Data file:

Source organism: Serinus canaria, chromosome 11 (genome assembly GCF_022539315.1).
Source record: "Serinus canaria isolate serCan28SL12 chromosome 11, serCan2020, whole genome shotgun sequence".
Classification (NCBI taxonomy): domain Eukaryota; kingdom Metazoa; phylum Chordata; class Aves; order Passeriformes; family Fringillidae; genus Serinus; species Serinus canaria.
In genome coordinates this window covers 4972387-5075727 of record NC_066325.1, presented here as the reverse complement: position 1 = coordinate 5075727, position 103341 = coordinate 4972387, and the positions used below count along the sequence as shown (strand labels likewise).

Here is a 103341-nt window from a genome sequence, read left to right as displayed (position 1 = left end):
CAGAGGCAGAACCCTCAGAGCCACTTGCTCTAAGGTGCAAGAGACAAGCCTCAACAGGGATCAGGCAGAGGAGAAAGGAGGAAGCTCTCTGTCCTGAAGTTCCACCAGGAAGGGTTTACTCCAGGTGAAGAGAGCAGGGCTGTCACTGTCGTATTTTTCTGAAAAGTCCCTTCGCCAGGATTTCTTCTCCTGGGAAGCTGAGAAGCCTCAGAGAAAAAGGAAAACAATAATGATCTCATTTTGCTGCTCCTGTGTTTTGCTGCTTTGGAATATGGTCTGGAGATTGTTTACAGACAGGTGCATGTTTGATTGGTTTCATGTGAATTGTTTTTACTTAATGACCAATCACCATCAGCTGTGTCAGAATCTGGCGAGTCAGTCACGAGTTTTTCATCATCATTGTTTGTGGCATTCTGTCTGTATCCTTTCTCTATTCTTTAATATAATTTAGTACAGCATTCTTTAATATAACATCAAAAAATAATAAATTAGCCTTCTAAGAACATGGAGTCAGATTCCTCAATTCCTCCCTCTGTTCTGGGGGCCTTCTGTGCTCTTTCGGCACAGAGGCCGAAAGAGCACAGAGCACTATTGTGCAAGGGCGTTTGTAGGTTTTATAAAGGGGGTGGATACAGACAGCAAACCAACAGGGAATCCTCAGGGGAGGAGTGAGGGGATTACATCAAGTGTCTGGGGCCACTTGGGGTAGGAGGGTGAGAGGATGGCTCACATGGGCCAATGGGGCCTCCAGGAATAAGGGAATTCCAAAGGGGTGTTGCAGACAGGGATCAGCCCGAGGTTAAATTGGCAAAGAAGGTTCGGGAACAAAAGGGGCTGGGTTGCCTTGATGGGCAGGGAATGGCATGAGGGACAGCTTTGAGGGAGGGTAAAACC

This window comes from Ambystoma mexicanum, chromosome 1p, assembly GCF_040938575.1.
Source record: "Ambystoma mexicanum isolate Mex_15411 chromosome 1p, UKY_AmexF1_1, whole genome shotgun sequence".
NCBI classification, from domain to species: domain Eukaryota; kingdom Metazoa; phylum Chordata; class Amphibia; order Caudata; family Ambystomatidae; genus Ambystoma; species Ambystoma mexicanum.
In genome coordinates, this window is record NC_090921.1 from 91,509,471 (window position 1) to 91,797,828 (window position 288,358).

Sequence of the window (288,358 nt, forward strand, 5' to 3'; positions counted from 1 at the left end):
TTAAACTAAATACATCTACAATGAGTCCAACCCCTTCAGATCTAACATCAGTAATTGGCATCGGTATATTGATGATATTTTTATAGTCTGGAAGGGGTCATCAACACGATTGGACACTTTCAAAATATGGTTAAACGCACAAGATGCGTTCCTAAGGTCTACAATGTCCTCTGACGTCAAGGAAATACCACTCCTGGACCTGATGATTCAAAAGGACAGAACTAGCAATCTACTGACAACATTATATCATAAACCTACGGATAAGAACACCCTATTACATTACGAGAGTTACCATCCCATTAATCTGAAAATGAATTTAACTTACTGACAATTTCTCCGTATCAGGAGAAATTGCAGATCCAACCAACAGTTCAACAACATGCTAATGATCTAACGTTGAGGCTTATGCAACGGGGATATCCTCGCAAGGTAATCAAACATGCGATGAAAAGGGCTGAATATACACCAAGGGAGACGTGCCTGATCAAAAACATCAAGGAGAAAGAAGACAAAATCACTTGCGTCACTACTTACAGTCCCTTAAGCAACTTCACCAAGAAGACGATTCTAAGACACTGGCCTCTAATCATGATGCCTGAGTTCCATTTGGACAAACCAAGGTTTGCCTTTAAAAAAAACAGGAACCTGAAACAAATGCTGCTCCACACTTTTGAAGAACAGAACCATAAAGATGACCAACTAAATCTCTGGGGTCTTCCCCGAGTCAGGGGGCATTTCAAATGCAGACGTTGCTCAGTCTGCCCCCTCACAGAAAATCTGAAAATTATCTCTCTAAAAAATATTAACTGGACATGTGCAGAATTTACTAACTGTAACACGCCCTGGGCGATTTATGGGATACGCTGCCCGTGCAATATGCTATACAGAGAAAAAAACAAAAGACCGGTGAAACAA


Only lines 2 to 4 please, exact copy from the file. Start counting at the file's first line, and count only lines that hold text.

Source record: "Serinus canaria isolate serCan28SL12 chromosome 11, serCan2020, whole genome shotgun sequence".
Classification (NCBI taxonomy): domain Eukaryota; kingdom Metazoa; phylum Chordata; class Aves; order Passeriformes; family Fringillidae; genus Serinus; species Serinus canaria.
In genome coordinates this window covers 4972387-5075727 of record NC_066325.1, presented here as the reverse complement: position 1 = coordinate 5075727, position 103341 = coordinate 4972387, and the positions used below count along the sequence as shown (strand labels likewise).